afternoon dust

dance & aesthetics, mostly

Tag Archives: aesthetics

Beauty happens

Pàisa revis(it)ed — Pisa (by Tchacky)

Pàisa revis(it)ed — Pisa (by Tchacky)



On the bus home last night I was sat upstairs, right at the front. A combination of condensation on the inside of the window and rain on the outside made the lights of cars and streetlamps appear as soft glowing circles, like miniature suns in yellow, red and green. It was a beautiful sight. Naturally, I knew in my head that the effect was produced by the refraction and dispersion of light as it passed through water droplets and glass. But something in my head registered these little mini-suns with a sense of pleasure and even delight, as if I were a dancer, and the optical effect of the circles the steps, in a little dance called beauty. Then I got off the bus, and stopped being a dancer, and things were just cold and wet and dark again. Read more of this post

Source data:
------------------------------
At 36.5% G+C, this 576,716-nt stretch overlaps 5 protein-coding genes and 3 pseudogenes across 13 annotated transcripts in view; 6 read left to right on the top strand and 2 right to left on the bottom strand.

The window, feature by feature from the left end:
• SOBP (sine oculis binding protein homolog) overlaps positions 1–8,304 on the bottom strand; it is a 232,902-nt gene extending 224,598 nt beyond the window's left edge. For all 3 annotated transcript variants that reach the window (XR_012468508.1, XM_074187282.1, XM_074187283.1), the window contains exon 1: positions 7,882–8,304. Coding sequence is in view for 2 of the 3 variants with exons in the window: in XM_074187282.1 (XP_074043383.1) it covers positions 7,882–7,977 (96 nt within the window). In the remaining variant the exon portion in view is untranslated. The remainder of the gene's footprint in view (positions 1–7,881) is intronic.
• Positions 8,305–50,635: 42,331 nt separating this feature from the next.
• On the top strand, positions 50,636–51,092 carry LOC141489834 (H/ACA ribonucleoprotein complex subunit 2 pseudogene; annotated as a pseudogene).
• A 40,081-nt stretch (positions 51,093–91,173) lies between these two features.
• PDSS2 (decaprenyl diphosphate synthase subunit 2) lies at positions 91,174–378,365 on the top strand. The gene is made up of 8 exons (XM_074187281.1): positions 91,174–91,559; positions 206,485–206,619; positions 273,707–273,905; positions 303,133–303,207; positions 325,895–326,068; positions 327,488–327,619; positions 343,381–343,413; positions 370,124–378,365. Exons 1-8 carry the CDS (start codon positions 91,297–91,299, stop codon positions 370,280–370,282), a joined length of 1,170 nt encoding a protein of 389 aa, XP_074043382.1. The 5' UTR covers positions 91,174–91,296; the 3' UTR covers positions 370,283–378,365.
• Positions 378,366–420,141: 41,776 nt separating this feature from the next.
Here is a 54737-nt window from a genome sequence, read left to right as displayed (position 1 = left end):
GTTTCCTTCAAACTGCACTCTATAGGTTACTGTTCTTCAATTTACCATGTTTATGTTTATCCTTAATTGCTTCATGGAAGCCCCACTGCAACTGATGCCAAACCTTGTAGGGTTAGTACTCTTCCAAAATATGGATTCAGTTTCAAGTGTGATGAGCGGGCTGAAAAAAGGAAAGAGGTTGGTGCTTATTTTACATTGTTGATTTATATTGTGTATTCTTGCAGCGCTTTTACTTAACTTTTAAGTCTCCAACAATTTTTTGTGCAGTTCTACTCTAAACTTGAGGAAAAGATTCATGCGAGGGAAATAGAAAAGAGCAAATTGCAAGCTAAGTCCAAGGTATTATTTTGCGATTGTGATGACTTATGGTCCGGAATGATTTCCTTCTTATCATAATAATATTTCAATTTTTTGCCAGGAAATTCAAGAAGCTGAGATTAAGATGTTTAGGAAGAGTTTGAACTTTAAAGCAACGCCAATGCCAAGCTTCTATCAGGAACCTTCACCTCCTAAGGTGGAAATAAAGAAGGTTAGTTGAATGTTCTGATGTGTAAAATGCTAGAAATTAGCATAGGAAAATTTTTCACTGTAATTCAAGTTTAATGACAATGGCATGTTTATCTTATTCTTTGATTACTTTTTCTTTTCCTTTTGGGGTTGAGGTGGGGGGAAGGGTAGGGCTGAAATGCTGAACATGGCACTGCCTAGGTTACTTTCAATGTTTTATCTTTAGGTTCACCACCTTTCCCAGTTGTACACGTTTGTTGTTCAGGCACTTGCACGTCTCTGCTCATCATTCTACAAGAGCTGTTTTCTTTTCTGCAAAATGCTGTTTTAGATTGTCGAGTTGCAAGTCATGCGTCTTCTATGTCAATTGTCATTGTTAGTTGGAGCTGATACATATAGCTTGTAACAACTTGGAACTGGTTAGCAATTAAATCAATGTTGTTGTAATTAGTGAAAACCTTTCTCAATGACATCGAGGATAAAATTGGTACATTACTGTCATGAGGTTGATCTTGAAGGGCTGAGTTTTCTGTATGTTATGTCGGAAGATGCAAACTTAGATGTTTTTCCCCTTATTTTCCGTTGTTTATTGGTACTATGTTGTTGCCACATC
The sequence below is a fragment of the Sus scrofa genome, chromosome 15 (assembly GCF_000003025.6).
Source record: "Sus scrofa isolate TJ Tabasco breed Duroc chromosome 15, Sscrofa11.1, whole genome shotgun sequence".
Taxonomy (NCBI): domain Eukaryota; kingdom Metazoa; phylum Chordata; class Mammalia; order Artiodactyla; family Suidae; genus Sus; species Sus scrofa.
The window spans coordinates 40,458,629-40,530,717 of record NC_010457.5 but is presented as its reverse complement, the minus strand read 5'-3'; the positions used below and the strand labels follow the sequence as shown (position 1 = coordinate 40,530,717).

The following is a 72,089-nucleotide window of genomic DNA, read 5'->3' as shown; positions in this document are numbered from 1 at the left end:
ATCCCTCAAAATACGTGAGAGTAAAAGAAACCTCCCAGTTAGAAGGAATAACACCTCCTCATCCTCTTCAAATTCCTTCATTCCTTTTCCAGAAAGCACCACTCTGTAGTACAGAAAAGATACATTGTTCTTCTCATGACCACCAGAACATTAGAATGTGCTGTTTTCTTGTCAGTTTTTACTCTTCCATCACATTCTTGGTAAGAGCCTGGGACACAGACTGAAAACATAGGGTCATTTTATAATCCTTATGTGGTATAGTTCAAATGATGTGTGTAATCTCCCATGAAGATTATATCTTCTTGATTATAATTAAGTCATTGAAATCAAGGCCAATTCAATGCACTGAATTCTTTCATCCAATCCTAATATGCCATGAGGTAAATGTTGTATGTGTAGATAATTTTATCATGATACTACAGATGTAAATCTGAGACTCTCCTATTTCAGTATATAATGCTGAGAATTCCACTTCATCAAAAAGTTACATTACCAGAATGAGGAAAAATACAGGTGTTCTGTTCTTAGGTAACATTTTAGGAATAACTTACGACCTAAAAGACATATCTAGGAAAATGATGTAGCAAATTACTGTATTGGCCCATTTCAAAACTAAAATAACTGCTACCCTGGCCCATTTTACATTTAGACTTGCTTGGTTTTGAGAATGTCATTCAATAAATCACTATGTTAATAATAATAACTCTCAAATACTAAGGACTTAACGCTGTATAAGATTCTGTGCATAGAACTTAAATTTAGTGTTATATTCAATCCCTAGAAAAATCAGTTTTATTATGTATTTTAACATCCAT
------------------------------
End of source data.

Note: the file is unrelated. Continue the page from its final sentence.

Judith Butler goes to the ballet

Judith Butler is a name that crops up a lot in recent writing on performance, so I thought I’d better get myself acquainted with her work. Her first book Gender Trouble was published in 1989, and succeeded in stirring up a storm of controversy, establishing the terms of debate for much of her later writing. In the book, Butler contests the widespread notion that gender is a cultural expression of a pre-existing, biologically-determined sex. Instead, she argues that both gender and sex are produced by a cultural discourse that, in the very act of producing them, sets limits on what the two terms can mean. Read more of this post

Forming an Intention: Alan Singer’s Aesthetic Reason

On the seafront a shirtless man is hurling abuse at the two coffee sellers whose stall stands every day by the path near the yachting club, a few metres from where the shirtless man now stands, yelling obscenities. He has been going for some time, without apparent cause: when I walked past about quarter of an hour ago he was already at it. The two coffee sellers, a man and a woman, keep their heads down and try to ignore their antagonist, though they clearly feel intimidated. As I pass them again on the way back to the high street, the woman turns to me and smiles a little desperately: “Coffee?” Read more of this post